As dialogue, incidents and protests continue across the country with police and local communities, you may wonder what’s happening in your backyard.
Soon after the unrest in Ferguson, Missouri, Board of Supervisors Chairman Sharon Bulova established the Fairfax County Communities of Trust to engage neighborhoods and promote positive interactions with law enforcement. This positive exposure to men and women in uniform helps build trust with residents and encourages kids from all different backgrounds to consider careers in law enforcement. It also helps public safety staff further understand the communities they serve.
There’s a lot of pain, frustration and hurt across the United States. The Communities of Trust, which includes all Fairfax County public safety agencies, FBI, other local law enforcement and, of course, various community organizations, is bringing a collective and calm local voice to the serious issues at the heart of the hurt.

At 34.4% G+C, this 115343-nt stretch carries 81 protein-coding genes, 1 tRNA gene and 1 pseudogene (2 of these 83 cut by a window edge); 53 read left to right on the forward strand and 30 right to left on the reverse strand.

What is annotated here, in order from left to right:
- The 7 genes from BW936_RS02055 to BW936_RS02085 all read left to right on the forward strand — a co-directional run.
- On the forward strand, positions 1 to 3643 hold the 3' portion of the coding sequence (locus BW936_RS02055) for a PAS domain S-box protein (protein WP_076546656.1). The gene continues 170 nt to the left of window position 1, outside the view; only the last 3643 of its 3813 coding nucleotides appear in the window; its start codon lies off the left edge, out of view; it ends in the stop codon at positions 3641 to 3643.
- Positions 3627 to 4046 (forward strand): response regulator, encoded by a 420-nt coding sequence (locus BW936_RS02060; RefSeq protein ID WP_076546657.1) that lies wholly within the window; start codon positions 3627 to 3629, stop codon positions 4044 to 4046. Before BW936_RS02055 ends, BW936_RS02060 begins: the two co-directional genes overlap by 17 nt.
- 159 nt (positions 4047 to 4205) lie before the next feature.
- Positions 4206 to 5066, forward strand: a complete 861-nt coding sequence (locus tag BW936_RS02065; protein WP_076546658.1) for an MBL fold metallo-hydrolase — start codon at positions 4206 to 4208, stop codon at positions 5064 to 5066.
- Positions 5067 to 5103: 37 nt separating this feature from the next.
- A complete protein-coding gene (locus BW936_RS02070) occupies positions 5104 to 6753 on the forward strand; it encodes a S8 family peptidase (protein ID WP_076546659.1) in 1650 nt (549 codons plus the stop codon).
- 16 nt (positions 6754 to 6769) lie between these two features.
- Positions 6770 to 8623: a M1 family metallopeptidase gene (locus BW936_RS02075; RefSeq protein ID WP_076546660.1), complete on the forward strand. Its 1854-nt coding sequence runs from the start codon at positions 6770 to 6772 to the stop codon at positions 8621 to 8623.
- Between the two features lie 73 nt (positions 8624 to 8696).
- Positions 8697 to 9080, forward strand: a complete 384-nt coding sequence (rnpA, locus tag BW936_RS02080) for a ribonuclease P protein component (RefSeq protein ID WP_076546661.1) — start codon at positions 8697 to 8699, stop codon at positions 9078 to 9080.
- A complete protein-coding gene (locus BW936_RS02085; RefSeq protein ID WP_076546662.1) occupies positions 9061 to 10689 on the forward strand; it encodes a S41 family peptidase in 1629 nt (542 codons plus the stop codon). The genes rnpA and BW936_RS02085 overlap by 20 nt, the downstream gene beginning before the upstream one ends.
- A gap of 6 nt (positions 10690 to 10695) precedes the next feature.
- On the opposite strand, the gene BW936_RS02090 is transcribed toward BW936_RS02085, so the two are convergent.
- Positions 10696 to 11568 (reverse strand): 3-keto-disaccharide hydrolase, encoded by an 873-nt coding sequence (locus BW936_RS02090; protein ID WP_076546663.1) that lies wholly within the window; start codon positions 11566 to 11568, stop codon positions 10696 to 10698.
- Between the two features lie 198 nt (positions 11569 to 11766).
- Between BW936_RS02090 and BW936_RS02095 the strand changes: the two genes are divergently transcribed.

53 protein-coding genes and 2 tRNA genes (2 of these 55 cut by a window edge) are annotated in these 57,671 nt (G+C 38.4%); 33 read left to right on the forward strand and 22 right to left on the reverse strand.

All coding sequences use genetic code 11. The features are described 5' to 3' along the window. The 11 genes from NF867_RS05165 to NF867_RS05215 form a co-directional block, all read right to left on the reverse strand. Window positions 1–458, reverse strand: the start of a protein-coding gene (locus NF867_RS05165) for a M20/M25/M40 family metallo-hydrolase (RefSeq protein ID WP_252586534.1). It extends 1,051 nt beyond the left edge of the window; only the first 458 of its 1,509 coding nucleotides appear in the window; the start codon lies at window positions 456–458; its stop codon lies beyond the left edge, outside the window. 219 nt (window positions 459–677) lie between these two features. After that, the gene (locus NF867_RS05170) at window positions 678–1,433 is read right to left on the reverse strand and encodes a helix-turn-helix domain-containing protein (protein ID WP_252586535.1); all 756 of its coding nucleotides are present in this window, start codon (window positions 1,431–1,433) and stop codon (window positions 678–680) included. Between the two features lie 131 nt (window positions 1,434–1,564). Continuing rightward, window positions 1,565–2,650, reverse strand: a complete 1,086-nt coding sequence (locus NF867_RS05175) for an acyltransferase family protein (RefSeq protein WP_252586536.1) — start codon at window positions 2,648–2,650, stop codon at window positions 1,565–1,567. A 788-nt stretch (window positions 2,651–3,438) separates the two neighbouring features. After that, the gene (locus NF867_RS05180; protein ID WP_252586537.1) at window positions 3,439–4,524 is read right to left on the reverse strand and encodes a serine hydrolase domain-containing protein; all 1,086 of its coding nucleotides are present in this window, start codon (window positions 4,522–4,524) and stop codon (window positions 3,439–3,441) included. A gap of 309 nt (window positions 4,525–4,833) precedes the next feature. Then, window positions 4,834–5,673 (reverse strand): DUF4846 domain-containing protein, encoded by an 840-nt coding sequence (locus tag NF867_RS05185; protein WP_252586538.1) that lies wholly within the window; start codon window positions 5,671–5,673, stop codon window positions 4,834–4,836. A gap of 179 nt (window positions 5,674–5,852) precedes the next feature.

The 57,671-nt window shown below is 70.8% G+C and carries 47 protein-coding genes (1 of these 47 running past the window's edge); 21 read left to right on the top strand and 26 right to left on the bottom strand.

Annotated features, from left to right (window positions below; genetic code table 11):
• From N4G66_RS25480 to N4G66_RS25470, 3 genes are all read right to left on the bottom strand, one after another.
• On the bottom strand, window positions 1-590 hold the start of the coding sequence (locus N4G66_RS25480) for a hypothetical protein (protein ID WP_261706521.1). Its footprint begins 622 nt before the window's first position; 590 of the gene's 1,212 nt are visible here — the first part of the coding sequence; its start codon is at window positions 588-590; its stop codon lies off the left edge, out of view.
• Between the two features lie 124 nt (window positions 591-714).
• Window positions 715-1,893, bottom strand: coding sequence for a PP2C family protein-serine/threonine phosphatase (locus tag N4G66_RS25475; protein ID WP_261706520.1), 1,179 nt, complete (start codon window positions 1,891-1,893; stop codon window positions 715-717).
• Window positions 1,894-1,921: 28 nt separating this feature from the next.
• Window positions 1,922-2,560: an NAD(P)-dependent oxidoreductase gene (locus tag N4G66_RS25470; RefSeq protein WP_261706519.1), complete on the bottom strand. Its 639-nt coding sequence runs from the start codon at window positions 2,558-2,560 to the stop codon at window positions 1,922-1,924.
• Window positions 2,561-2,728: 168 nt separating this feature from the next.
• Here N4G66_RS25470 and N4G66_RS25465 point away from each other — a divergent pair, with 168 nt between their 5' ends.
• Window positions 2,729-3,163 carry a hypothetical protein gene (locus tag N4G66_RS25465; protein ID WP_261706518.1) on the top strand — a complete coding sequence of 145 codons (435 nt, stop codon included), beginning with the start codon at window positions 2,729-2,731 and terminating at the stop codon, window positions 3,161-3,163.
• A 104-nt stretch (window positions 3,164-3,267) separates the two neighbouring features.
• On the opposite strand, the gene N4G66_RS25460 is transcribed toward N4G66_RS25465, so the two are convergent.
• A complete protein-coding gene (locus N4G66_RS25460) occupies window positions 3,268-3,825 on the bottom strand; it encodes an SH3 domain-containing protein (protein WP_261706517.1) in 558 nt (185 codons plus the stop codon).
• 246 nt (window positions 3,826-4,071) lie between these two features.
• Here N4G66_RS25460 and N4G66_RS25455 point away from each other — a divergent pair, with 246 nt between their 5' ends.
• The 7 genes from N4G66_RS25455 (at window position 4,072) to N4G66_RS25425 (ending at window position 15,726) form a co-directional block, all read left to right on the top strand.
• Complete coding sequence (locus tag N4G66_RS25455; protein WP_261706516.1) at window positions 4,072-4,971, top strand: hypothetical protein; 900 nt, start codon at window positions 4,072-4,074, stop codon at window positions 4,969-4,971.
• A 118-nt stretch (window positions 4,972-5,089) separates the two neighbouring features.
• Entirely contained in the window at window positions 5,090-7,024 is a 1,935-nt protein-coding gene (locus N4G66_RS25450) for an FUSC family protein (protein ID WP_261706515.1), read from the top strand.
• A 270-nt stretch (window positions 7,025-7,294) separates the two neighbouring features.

The Communities of Trust is chaired by Shirley Ginwright, president of the Fairfax County Branch of NAACP. As she explains in this video, the group’s mission since December 2014 has been critical to the future of Fairfax County:
As a way to engage communities and promote positive interactions with law enforcement, the group holds neighborhood events where kids can enjoy games, food, face painting and more alongside police officers, firefighters, Sheriff’s deputies and FBI agents. Earlier this summer, Communities of Trust held its second public safety day in Bailey’s Crossroads.
— Communities of Trust (@fairfaxcot) June 20, 2016
— FBI Washington Field (@FBIWFO) June 18, 2016
If you would like to have an event in your neighborhood, whether it’s a fun Saturday afternoon or a large discussion forum regarding public safety in the community, then contact the Communities of Trust.